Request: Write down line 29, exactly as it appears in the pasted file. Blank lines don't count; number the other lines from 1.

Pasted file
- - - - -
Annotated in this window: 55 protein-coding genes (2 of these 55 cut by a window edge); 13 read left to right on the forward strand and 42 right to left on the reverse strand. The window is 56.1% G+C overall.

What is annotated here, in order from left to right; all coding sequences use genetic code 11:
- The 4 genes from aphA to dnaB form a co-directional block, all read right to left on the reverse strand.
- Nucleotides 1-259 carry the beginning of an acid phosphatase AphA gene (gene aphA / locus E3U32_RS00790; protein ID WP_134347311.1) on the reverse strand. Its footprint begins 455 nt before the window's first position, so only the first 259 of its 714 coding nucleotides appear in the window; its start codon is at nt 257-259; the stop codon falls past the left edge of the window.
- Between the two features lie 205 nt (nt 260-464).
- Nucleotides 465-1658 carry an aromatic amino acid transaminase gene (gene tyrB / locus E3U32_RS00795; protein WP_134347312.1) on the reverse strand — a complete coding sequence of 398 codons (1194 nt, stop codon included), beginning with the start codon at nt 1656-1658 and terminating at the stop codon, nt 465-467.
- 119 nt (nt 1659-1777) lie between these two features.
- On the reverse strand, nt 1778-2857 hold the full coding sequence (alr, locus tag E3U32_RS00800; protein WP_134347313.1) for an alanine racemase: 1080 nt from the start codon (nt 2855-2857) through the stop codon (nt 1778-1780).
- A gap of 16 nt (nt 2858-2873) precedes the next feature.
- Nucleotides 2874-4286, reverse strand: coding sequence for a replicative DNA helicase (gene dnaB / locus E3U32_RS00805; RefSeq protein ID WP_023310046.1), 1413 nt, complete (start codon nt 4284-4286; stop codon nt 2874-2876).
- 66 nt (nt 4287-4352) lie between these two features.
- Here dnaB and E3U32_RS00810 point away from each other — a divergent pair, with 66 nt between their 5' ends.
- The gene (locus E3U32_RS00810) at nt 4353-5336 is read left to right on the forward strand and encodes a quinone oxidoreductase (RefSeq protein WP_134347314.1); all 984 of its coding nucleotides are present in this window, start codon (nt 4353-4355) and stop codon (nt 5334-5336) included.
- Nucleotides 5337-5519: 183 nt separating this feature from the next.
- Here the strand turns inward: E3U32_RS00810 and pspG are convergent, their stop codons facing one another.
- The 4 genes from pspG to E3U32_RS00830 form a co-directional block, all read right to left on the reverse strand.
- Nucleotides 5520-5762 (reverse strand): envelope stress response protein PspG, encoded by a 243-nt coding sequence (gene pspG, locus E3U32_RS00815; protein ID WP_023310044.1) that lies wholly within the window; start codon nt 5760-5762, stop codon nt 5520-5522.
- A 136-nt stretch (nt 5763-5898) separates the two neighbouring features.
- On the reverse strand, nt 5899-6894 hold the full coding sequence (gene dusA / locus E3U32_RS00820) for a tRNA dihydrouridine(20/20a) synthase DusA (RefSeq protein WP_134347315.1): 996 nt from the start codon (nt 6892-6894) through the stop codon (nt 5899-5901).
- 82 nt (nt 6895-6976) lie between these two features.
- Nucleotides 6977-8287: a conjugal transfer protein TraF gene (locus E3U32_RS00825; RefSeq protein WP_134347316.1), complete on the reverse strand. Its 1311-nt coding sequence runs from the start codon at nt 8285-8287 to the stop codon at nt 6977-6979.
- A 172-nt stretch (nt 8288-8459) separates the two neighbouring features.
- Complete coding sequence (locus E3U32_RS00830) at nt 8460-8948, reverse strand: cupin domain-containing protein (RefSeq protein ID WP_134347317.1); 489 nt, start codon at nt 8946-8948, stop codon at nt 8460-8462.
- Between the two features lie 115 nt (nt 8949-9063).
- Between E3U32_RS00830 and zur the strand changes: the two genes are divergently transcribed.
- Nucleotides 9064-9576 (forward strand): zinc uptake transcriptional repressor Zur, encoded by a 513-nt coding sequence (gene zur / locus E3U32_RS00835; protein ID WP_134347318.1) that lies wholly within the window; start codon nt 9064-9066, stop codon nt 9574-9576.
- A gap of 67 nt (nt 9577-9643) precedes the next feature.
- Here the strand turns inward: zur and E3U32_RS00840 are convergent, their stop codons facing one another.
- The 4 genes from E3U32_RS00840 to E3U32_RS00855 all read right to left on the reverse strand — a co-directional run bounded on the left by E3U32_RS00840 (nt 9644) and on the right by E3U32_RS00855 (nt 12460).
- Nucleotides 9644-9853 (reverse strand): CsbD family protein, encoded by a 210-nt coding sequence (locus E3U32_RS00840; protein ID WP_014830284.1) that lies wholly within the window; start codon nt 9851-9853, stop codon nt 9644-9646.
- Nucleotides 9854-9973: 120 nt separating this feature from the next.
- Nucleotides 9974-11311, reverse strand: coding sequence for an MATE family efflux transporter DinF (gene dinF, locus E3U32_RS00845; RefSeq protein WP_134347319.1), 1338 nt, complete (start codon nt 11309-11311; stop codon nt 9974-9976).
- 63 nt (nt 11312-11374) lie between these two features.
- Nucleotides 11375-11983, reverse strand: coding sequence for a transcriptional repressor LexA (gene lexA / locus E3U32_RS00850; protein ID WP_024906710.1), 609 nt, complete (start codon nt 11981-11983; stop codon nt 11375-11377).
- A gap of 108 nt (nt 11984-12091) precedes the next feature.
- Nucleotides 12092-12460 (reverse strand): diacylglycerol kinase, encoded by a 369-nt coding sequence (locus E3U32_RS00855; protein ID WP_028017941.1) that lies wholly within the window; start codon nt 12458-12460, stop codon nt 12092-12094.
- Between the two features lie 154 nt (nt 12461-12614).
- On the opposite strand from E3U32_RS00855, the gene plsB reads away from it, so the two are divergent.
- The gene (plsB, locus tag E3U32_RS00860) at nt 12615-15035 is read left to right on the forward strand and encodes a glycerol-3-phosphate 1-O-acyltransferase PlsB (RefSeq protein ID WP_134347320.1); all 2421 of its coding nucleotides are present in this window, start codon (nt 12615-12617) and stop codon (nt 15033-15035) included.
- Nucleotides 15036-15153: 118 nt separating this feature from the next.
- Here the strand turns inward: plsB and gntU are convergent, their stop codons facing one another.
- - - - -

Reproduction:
- The 4 genes from E3U32_RS00840 to E3U32_RS00855 all read right to left on the reverse strand — a co-directional run bounded on the left by E3U32_RS00840 (nt 9644) and on the right by E3U32_RS00855 (nt 12460).